Once the problem is targeted and rated, I explain that I will be tapping on acupuncture points lightly and they should expect that if a given point is helpful, they will begin to feel improvement within about two or three seconds of when I begin tapping a helpful spot. I then begin tapping on one or more points with four or five fingers of one hand grouped together to form a tapping surface. If a given point doesn’t help, I keep switching to other points. When I do find a helpful point, I will continue to tap on it for ten seconds or so, then I ask for a reassessment of the pain or discomfort level. The rating will invariably drop if the point is helpful. (Rarely, a given point might increase the discomfort. In that case, I just move on to other points.) I keep track of which points work and usually look to find two or more spots that help.
Once I find several useful points, I continue tapping on them until I either get the discomfort to zero or we hit a plateau that won’t decrease further. The improvement may just be short-lived, it may last for hours, or it may permanently remove the discomfort or permanently improve function. Alternatively, I may find nothing that helps at all. I know no way of predicting which points will be helpful for which kind of problem, but points closest to the site of the problem tend to be a little more likely to help than those more distant. For instance, points on the head neck and face are more likely the ones that help headaches. However, you can find some strange relationships. For example, you could find that a pain in the right ear is relieved by tapping on the left ankle. Things like this happen. I have used this technique thousands of times. If there were reliable rules to find certain points for certain kinds of problems, I think I would have discovered what they are by now.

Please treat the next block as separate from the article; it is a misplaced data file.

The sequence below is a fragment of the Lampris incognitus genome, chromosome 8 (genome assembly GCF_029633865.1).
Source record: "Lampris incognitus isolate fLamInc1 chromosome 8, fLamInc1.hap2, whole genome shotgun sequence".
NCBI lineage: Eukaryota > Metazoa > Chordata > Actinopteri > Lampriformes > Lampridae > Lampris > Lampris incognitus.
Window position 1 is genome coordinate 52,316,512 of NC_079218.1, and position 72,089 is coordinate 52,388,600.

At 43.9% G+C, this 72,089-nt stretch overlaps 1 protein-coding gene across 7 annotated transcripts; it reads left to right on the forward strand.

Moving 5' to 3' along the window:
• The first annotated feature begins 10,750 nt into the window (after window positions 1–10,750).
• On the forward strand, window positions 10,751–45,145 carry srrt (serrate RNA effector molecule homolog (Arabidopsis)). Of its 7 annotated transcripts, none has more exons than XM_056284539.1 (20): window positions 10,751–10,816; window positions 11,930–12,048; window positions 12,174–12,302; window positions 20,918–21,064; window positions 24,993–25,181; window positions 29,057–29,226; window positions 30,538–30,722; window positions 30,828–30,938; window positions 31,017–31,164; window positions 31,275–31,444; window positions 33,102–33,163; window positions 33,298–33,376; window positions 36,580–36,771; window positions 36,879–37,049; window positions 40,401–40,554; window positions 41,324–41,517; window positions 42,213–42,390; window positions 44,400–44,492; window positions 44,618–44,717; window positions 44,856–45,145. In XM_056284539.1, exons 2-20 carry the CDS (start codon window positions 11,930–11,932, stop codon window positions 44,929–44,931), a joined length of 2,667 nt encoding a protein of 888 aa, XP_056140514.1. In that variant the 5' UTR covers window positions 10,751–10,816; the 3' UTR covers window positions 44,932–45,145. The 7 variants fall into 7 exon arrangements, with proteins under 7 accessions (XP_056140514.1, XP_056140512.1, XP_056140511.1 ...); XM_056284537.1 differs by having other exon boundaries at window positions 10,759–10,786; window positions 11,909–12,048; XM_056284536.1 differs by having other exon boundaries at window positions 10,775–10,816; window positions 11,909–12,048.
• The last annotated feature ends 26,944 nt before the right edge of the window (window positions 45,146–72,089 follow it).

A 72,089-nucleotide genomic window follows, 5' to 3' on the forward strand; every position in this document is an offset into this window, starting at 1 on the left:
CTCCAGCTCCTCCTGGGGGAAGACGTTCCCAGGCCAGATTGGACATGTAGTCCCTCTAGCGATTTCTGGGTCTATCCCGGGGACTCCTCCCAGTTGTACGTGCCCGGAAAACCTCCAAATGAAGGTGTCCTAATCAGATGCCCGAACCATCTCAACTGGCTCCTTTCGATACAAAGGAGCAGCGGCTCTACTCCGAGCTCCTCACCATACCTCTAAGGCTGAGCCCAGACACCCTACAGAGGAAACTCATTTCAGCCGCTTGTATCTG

How hard do you tap? I tap hard enough that I can just barely hear the sound of my tapping if I listen very closely. It shouldn’t be uncomfortable unless you are tapping directly on painful skin and tissues, but I usually try to avoid tapping directly on tender or injured areas.
I addition to using this technique for discomfort that is present at rest, you can also use it for problems that only cause pain or limitations when you do certain movements. It is a lot slower to use this method in this way, though. For example, you could use it to try to improve a “trigger finger” that hurts only when you flex the finger. For this kind of situation, you can tap a given point for thirty seconds or so and then reassess the pain having the individual flex their finger to see if it improved from that spot’s stimulation. You will need to tap the points a lot longer and reassess after trying each point to know if it helps.
Is it just wishful thinking that these procedures seem to work? Is it a placebo? I would say, unequivocally, it is not a placebo since I get no response from most points and then I get significant improvement at other points. When I do find a useful acupressure point, and I move on to different points, the improvement stops. When I go back to the effective spot, the improvement begins again. Most of my patients that have responded had little idea what to expect until their pain or disability improved. Why would so many show this same pattern (with no way to know how others reacted) if it is just a placebo?
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I suggest you give this technique a few tries on yourself or others. It is free. I know of no side effects. The only tools needed, our hands and our mind, are always right there when we need them. The time you spend learning this technique will be well spent.